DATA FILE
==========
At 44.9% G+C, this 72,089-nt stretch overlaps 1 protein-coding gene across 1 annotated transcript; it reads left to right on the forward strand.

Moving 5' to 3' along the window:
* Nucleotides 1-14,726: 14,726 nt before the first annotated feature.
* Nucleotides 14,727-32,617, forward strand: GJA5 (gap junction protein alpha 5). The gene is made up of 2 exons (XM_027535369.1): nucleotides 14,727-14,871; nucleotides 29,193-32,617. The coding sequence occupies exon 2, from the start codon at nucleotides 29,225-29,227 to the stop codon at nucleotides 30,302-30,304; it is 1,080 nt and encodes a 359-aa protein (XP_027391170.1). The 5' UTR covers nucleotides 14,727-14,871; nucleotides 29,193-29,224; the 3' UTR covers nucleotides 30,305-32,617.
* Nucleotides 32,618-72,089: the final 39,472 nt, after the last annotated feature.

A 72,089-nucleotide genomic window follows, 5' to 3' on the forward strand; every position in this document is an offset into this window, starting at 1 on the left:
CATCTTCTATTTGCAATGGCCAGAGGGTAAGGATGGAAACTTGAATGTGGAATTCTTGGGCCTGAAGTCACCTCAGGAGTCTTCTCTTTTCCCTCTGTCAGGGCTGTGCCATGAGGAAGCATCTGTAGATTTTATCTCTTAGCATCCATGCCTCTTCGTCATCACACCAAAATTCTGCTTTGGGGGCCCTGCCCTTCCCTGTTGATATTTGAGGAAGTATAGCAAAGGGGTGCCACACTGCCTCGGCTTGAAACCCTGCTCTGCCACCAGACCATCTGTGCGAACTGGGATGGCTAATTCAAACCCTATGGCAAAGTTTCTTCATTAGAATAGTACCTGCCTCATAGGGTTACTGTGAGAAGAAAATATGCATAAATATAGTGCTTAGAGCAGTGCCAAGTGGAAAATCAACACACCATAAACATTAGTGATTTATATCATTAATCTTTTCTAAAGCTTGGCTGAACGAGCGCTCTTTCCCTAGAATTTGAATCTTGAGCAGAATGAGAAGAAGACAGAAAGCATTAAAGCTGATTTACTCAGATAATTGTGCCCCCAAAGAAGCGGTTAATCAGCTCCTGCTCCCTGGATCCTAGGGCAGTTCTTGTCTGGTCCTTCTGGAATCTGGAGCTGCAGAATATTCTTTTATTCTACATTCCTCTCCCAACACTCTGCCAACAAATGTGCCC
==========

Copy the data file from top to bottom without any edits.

At 44.9% G+C, this 72,089-nt stretch overlaps 1 protein-coding gene across 1 annotated transcript; it reads left to right on the forward strand.

Moving 5' to 3' along the window:
* Nucleotides 1-14,726: 14,726 nt before the first annotated feature.
* Nucleotides 14,727-32,617, forward strand: GJA5 (gap junction protein alpha 5). The gene is made up of 2 exons (XM_027535369.1): nucleotides 14,727-14,871; nucleotides 29,193-32,617. The coding sequence occupies exon 2, from the start codon at nucleotides 29,225-29,227 to the stop codon at nucleotides 30,302-30,304; it is 1,080 nt and encodes a 359-aa protein (XP_027391170.1). The 5' UTR covers nucleotides 14,727-14,871; nucleotides 29,193-29,224; the 3' UTR covers nucleotides 30,305-32,617.
* Nucleotides 32,618-72,089: the final 39,472 nt, after the last annotated feature.

A 72,089-nucleotide genomic window follows, 5' to 3' on the forward strand; every position in this document is an offset into this window, starting at 1 on the left:
CATCTTCTATTTGCAATGGCCAGAGGGTAAGGATGGAAACTTGAATGTGGAATTCTTGGGCCTGAAGTCACCTCAGGAGTCTTCTCTTTTCCCTCTGTCAGGGCTGTGCCATGAGGAAGCATCTGTAGATTTTATCTCTTAGCATCCATGCCTCTTCGTCATCACACCAAAATTCTGCTTTGGGGGCCCTGCCCTTCCCTGTTGATATTTGAGGAAGTATAGCAAAGGGGTGCCACACTGCCTCGGCTTGAAACCCTGCTCTGCCACCAGACCATCTGTGCGAACTGGGATGGCTAATTCAAACCCTATGGCAAAGTTTCTTCATTAGAATAGTACCTGCCTCATAGGGTTACTGTGAGAAGAAAATATGCATAAATATAGTGCTTAGAGCAGTGCCAAGTGGAAAATCAACACACCATAAACATTAGTGATTTATATCATTAATCTTTTCTAAAGCTTGGCTGAACGAGCGCTCTTTCCCTAGAATTTGAATCTTGAGCAGAATGAGAAGAAGACAGAAAGCATTAAAGCTGATTTACTCAGATAATTGTGCCCCCAAAGAAGCGGTTAATCAGCTCCTGCTCCCTGGATCCTAGGGCAGTTCTTGTCTGGTCCTTCTGGAATCTGGAGCTGCAGAATATTCTTTTATTCTACATTCCTCTCCCAACACTCTGCCAACAAATGTGCCC